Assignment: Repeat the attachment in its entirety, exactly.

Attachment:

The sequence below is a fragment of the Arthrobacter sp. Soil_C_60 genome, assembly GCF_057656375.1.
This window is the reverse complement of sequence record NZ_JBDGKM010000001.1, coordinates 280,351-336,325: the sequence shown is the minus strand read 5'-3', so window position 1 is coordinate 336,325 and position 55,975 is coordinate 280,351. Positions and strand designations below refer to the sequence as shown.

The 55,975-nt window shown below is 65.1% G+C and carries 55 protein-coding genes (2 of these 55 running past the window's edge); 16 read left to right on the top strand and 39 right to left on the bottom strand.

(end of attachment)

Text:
The sequence below is a fragment of the Arthrobacter sp. Soil_C_60 genome, assembly GCF_057656375.1.
This window is the reverse complement of sequence record NZ_JBDGKM010000001.1, coordinates 280,351-336,325: the sequence shown is the minus strand read 5'-3', so window position 1 is coordinate 336,325 and position 55,975 is coordinate 280,351. Positions and strand designations below refer to the sequence as shown.

The 55,975-nt window shown below is 65.1% G+C and carries 55 protein-coding genes (2 of these 55 running past the window's edge); 16 read left to right on the top strand and 39 right to left on the bottom strand.